Five Top Tips To Teach Your Kids How To Put Themselves To Sleep
The biggest bedtime mistake parents of toddlers make is bringing the youngster into the marital bed in the middle of the night. This is the hidden secret of thousands of parents in the 21st Century! During the 1940’s and ’50’s, the big challenge was feeding. Parents were very worried that their children wouldn’t get enough nourishment so they spoon-fed and shoved food into their kids’ mouths. Today, we are living in strained economic times where it requires two incomes/paychecks to make families’ ends meet. Parents have limited time with their kids and when they are together, they don’t want to fight. Sadly, parents slack off on limits and boundaries. Parents want to be “liked” by their kids at all times. Huge problem! The first opportunity for parents to set a limit with their young children is in the area of sleep. Once a parent invites their child into their bed it requires a mountain of effort to get the little one back in their own bed sleeping through the night. Here are my 5 top tips for parents to teach kids how to put themselves to sleep. Additional bedtime mistakes parents of toddler make including using a locked gate that traps the poor child in his/her bedroom; bargaining and deal-making with the child offering rewards for not requiring support; and so forth.
- From birth on put your infant down in her crib awake or slightly aroused. She will develop and strengthen her muscles (capacity) to self-soothe each time she wrestles with tossing and turning to relax and fall asleep.
- Encourage her interest and attachment to a Transitional Object that may include a pacifier, soft cuddly blanket or pillow, or stuffed animal toy. A Transitional Object aids your baby in the self-soothing process. It is a more advanced or mature level than dependency on Mommy’s skin.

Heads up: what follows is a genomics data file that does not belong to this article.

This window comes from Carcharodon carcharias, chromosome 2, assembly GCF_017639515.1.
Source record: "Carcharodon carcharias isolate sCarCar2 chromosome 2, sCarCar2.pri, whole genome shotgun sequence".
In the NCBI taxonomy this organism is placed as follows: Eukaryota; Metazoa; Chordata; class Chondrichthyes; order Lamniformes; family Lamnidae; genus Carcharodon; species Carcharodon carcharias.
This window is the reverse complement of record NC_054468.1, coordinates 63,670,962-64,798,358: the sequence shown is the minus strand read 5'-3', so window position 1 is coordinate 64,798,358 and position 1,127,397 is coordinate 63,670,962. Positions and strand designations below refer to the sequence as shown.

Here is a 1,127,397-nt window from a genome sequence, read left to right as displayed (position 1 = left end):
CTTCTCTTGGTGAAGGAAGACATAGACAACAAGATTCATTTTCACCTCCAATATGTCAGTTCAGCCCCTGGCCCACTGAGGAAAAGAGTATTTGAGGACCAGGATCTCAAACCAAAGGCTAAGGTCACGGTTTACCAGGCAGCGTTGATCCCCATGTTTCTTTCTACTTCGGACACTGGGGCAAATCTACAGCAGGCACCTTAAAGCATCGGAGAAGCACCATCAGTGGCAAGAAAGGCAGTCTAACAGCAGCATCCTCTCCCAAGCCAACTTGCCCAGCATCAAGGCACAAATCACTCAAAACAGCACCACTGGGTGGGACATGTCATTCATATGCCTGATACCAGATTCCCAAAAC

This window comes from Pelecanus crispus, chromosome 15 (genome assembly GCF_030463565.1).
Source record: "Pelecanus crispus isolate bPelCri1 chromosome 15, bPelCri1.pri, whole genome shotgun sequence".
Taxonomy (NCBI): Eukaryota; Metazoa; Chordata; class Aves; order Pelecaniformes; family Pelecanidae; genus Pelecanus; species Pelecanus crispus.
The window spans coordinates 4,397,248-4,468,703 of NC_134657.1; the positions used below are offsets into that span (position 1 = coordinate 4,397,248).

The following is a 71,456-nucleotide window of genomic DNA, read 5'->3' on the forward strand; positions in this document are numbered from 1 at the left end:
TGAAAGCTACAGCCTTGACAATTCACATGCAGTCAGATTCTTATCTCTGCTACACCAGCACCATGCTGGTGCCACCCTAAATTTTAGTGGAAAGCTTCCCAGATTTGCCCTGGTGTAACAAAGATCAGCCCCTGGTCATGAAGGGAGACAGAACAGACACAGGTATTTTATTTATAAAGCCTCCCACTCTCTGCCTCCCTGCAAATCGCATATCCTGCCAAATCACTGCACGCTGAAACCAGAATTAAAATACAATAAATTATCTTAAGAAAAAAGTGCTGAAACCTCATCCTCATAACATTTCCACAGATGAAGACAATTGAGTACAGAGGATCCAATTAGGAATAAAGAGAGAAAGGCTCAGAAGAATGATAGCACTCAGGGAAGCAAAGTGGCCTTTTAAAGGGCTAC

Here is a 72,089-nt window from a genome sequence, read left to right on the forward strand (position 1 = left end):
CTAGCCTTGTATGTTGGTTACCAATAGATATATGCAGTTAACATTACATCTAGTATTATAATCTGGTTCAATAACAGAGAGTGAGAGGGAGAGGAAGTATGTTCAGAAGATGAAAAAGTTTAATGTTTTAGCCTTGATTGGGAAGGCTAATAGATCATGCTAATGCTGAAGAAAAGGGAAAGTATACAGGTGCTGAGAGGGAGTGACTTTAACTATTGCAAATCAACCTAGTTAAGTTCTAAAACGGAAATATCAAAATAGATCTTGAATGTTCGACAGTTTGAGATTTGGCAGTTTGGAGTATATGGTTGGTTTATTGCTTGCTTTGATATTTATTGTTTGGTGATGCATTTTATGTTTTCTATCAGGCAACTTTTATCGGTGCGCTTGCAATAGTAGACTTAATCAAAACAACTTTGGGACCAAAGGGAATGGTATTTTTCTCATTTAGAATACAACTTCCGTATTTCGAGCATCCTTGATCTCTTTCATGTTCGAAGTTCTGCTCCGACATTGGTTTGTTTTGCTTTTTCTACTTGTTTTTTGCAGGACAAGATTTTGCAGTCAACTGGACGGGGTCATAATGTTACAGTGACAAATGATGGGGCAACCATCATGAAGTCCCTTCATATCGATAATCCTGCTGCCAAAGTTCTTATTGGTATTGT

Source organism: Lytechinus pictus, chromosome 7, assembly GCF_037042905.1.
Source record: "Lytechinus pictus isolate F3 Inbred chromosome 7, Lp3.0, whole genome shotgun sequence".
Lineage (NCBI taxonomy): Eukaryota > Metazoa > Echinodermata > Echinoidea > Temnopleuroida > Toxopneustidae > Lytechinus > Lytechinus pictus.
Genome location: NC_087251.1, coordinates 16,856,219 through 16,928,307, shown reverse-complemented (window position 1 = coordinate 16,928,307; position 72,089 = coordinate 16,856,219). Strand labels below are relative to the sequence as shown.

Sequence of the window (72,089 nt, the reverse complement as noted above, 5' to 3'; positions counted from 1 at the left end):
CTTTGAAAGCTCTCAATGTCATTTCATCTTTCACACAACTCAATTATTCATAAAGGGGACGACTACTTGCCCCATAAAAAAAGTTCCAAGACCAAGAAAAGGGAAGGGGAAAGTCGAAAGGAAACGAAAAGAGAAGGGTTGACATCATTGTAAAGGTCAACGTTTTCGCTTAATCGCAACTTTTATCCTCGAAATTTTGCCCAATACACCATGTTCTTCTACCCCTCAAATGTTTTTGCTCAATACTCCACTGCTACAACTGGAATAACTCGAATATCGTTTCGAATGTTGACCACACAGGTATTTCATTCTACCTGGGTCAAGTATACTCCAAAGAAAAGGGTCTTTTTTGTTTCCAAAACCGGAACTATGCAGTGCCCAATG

- After age 6 months (when your baby's stomach is mature enough to hold food through the night), do not feed or pick up your baby when he cries in the middle of the night (unless he is sick, teething, or physically hurt). Remember, we do not want to foster your infant's dependency on Mommy's skin for calming down. To be a good parent, you must be comfortable balancing two things at the same time – loving nurture and boundary setting/holding. You are there with him (nurture), but you will not pick him up out of the crib (boundary). This is an opportunity for your child to grow.
- Do not go in and out of your child's bedroom checking. This is very confusing to young children. Sit on a chair in full view and position yourself as a supportive, disengaged (no chatting) companion.
- Create a nighttime routine that prepares your child to unwind, settle, and let go of the day. Repeat this sleep routine every night before bed. Perhaps your routine includes dinner, bath, bottle, and books/songs. Create a Book Corner in your child's bedroom where she drinks her bottle cuddling with you while looking at picture books. Make sure everything in your routine is quiet, calming, and cues your baby that sleep is coming.
Dr. Fran Walfish, Psy.D., M.F.C.C., Beverly Hills family and relationship psychotherapist, author, The Self-Aware Parent, and co-star on Sex Box, WE tv.
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